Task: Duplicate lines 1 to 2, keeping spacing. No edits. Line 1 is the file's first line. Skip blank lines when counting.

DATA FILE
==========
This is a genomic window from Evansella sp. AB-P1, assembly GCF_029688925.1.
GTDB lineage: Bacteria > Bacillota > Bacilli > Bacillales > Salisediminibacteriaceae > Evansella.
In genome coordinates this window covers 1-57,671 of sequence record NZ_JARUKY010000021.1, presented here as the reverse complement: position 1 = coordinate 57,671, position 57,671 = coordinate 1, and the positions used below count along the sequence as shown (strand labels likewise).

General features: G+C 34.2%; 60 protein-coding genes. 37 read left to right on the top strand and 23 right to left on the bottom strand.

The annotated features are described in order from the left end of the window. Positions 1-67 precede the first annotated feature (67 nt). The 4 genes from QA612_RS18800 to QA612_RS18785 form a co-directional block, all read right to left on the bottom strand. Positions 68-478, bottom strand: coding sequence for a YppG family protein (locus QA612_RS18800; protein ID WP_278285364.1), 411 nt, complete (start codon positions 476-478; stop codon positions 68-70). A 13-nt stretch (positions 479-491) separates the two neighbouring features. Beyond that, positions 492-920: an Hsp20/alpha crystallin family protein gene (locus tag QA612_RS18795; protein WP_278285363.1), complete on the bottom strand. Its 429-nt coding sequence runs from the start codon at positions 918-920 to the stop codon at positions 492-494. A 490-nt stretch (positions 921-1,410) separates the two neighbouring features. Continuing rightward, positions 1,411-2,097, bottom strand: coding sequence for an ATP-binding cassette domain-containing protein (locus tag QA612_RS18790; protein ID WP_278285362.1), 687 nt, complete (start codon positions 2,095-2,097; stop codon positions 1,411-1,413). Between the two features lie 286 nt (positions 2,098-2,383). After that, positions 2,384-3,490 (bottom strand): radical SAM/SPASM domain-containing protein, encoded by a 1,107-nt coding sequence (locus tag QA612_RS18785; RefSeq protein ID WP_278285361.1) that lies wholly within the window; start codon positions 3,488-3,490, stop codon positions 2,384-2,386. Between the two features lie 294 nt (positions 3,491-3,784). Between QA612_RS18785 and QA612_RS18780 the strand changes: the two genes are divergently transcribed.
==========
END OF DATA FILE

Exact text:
This is a genomic window from Evansella sp. AB-P1, assembly GCF_029688925.1.
GTDB lineage: Bacteria > Bacillota > Bacilli > Bacillales > Salisediminibacteriaceae > Evansella.